A June 25 editorial in the journal Nature should give Madisonians pause. The editors voiced serious concern over influenza research at the University of Wisconsin-Madison. The editors and senior disease researchers in the U.S. and abroad are making public statements about how dangerous they believe this research is.
Yoshihiro Kawaoka studies Ebola and influenza. What has gotten scientists and informed laypeople so concerned is his re-creation and genetic manipulations of the 1918 Spanish flu, which killed an estimated 50 million people. Historian John M. Barry explains the seriousness of this virus in "The Great Influenza":
"Although the influenza pandemic stretched over two years, perhaps two-thirds of the deaths occurred in a period of 24 weeks, and more than half of those deaths occurred in even less time, from mid-September to early December 1918. Influenza killed more people in a year than the Black Death killed in a century; it killed more people in 24 weeks than AIDS has killed in 24 years."
In scientific lingo, Kawaoka's work is termed "gain-of-function" research. Nature explains that he is trying to "increase the host range, transmissibility or virulence of viruses." In other words, Kawaoka is trying to make the most deadly disease ever encountered spread faster, more easily, and able to infect more kinds of animals. He tests his flu viruses on ferrets and monkeys. He says that the experiments are humane, but notes that the sick monkeys sometimes stay huddled and shake with their toes and hands clenched and bleed from their skin.
Nature's editorial was motivated in part by the recent news that 80 or so researchers at the Centers for Disease Control in Atlanta, one of the most secure labs in the world, were exposed to an experimental strain of anthrax. If an accident like that can occur at the CDC, it can happen anywhere. The university says Kawaoka's lab is safe but admits "there is no such thing as zero risk." In this case, anything other than zero risk is reckless.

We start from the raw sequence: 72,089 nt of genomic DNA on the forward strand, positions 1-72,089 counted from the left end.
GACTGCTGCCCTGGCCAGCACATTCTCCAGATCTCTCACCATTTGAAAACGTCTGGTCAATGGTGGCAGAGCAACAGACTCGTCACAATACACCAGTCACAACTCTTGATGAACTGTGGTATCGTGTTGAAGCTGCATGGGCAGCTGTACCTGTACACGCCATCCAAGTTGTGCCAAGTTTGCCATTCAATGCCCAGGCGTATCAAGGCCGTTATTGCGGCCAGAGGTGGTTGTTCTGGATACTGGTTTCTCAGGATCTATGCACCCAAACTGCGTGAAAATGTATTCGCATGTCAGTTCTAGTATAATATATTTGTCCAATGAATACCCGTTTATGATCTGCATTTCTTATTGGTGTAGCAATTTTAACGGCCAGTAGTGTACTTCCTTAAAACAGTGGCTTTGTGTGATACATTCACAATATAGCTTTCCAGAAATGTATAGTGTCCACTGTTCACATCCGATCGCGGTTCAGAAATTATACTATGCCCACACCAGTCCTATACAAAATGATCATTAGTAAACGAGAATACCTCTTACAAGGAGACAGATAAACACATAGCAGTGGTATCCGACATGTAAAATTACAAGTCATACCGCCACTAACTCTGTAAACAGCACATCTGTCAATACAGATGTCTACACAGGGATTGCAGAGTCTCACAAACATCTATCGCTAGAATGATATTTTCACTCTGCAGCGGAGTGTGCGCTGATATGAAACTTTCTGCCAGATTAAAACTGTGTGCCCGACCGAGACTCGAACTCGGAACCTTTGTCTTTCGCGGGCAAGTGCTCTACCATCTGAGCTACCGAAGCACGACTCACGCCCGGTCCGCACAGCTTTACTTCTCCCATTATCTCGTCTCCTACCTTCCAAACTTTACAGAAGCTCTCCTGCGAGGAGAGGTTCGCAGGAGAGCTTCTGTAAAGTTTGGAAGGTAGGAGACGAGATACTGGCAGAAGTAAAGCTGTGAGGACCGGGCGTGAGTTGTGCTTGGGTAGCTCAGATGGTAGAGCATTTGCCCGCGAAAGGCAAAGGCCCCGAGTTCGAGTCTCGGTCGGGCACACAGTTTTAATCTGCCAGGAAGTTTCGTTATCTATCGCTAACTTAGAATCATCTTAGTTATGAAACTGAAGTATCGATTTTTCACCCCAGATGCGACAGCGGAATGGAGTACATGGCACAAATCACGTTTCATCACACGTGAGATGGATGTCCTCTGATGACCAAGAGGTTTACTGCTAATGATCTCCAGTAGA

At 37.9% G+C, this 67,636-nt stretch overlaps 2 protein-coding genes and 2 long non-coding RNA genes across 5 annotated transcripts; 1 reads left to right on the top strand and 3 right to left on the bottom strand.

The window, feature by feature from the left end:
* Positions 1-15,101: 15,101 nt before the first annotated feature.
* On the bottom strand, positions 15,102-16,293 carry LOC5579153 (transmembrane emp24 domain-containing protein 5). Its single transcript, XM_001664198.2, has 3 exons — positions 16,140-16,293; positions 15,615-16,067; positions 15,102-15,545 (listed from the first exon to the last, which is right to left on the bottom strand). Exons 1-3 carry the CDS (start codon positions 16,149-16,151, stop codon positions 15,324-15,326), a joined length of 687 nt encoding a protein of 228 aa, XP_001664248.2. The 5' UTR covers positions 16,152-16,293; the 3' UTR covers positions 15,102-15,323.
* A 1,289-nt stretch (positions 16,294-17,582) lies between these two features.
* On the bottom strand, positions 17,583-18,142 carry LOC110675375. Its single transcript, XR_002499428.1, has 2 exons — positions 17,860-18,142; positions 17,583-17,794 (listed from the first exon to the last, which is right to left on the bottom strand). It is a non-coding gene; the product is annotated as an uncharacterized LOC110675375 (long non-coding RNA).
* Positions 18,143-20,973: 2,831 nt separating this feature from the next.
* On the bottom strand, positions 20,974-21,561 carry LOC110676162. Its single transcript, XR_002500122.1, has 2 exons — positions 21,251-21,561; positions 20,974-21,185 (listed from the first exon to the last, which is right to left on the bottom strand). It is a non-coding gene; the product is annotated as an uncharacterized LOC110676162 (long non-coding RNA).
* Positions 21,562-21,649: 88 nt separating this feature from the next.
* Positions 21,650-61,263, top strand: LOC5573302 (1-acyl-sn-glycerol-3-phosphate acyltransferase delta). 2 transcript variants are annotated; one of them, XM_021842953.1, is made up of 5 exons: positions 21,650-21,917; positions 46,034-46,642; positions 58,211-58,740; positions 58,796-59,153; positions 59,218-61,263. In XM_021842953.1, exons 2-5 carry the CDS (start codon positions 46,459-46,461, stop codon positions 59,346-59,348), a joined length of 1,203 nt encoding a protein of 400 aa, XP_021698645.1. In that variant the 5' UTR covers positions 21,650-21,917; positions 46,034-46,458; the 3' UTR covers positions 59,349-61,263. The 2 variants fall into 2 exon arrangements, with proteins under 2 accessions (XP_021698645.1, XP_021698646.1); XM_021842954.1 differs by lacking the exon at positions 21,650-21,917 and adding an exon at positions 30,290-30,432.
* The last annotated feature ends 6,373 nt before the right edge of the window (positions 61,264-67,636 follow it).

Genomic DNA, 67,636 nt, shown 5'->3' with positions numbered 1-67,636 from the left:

Kawaoka has run afoul of biosafety rules in the past. When he asked for permission to reduce the level of safety for his Ebola experiments, the NIH said he was already breaking the NIH's safety rules. There have been other problems with the university's biosafety program. In one fairly recent case it was discovered that students were creating strains of antibiotic resistant germs in direct violation of federal rules. The researcher was suspended and the university was fined. In the case of Kawaoka's 1918 Spanish flu, the results of a single misstep could be a pandemic with unprecedented mortality in a world much more highly populated and mobile. Fines and suspensions after the fact would hardly matter.
The university is circling the wagons and is claiming that it is reasonable to put its neighbors' families at grave risk. But scientists elsewhere and even a few well-informed people from the university have started speaking up in public. They are trying to warn us; we should take heed. This research places Madisonians and everyone else in the world at a completely unnecessary increased risk of death; putting a halt to this madness will probably require action by our state and local lawmakers. I hope everyone gives their representatives a call.
Rick Bogle is a Madison resident.
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